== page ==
This is a deep dive field trip to a Portland, OR community that turned its parking lot into a food forest. The movie delves into some of the more experimental projects in the community, including human waste composting, water gardens, home energy production, and urban farming. The movie might be better for audiences with a prior introduction to sustainability—it goes deeper into showing the systems that might be needed to live off the land. 

This movie might be interesting to groups who are looking at different ways of living and/or living lighter on the land. Partners might include 21 Acres (where they do similar farming experimentation), Farmer Frog (they do rain gardens), or members of a local cohousing community. 

I found this movie on YouTube and wasn’t able to find a link to the producers/payment/advertising materials. 


The Hardest Thing I’ve Ever Loved: Creating a Tranformative Culture (2020) (36 min.)

This movie is about an ecovillage design program that has a goal of creating a better world. It follows six students as they learn about deep sustainability. It discusses climate grief and apathy, working within community, and transforming the self in order to show up for community. It would be a good movie for an already-formed or forming intentional community, but is also useful for groups wanting to look at the personal qualities it takes to work together in the future.  Potential partners might include spiritual leaders and memners of cohousing and intentional communities. 

This movie is on the Films for Action website- 

The movie makers don’t charge a fee but are interested in donations. The link to donations is- 


Living the Change: Inspiring Stories for a Sustainable Future (2018) (85 min.)

This movie looks at solutions to climate change and life in the future. It focuses on lowering our energy usage, CSAs and regenerative farming, local currency, zero waste and composting, and looks at why and how we got ourselves into our current social and energy-related situation. Potential partners might include CSA farmers, workers from the local electrical company (particularly, workers who focus on saving energy), and workers from Zero Waste Washington.

Link to the movie- 

Link to fees- 


The Third Industrial Revolution: A Radical New Sharing Economy (2018) (105 min.)

I would not suggest this movie. It’s in a lecture format and loses the viewer quickly.


Beyond Elections: Redefining Democracy in the Americas (2008) (95 min.)-

This movie isn’t about ecology/climate change—it’s about participatory democracy, so I didn’t finish it.


What’s a Colloquium? An Oral History of the Natural Building Movement (2020) (76 min.)

I loved this movie, but probably it’s because I’m a geek for natural building methods. It’s a movie about many natural building methods—cob, straw bale, earth bag buildings, etc., and about an annual colloquium of builders. A couple of these builders are from Skagit County and near Cottage Grove, OR. Potential partners could include Sunray Kelley (a natural builder with beautiful buildings in Sedro Woolley) or Ianto Evans (from Cottage Grove—he also knows a great deal about rocket stoves, a method of heating that re-burns soot produced in a wood stove). Either one of these people is knowledgeable about the movement and could speak about many different methods of building naturally and whether they would/how to make them work in the PNW. This movie is good for groups interested in living differently in the future, in particularly those who are interested in community and living lightly on the land.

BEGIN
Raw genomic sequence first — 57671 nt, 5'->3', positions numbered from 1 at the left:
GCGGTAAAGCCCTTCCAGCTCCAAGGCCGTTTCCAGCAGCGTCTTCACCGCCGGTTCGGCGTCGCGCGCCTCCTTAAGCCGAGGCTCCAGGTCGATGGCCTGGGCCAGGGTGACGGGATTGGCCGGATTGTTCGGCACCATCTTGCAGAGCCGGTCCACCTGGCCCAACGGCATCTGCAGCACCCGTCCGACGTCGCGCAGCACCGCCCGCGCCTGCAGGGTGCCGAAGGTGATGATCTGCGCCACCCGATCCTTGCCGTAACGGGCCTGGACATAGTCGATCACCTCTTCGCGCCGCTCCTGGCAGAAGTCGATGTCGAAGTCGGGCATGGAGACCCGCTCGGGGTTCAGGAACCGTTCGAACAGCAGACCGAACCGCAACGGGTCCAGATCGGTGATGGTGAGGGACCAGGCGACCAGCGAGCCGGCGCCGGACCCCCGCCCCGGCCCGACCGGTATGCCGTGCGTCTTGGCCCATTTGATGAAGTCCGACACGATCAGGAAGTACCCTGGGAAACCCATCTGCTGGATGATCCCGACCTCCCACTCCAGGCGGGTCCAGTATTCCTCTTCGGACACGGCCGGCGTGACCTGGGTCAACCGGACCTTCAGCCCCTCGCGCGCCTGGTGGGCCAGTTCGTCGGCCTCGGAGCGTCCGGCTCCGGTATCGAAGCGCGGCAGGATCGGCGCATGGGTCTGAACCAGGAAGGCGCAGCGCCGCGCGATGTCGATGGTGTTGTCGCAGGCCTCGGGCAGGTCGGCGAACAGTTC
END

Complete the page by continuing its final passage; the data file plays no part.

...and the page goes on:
Information for watching the movie is at 


India’s Healing Forests: Come Home, Be Healed (2019) (51 min.)

This movie is about the healing nature of forestry on humans at any age. It outlines the benefits of forests for children, young adults, growing adults and seniors. It would be a good movie for a group fighting to protect forests or for folks looking into the benefits of planting trees. While it doesn’t mention the many benefits to earth, it does look into psychological benefits for people. Good partners might include psychologists, students and teachers from wilderness schools, and faculty from the forestry department at a local university. 

Link to the movie and to advertising materials- 


A Convenient Truth: Urban Solutions from Curitiba, Brazil (2006) (51 min.)

This is a film about a Brazilian city that planned around people, not cars. It outlines the specific tactics that city officials took to make their city pedestrian and people friendly. In addition, it describes ways that city planners encouraged recycling and entrepreneurialism in the favelas (areas where people live in substandard housing). It is an older movie and at times it gets a little wonky—it seems written for people who are already interested in and knowledgeable of city planning, but if a group has shown interest in specific solutions regarding transportation, it could be a good choice. 

Cost-$4-no payment amount for group showing- 


Prout: Economic Democracy in Practice (2004) (30 min.)

This video describes an economic theory, PROUT. The ideas are interesting, but the movie itself feels old. It’s a short explanation of the principles of this economic theory. I’m not aware of any potential partners for this movie. Here is more information about PROUT-

Link to film- 


Fantastic Fungi (2019) (80 min.)

This beautiful movie is about the many things mushrooms can teach us and do for us. I would highly recommend it both for the visual experience and the information it gives. Potential partners could include a mushroomer from Northwest Mushroomers Association or the Puget Sound Mycological Society. 

Link to movie- $5 to rent, no information on film rights. 


Kiss the Ground (2020) (87 min.) 

This is an excellent movie about ways that agricultural soil practices can slow climate change. I would highly recommend it to groups that are interested in either agriculture or in climate change mitigation. Potential partners might include no-till farmers, the National Resources Conservation Service (they may have a no-till educator who can come to your screening), and speakers from your local conservation district. 


No screening fee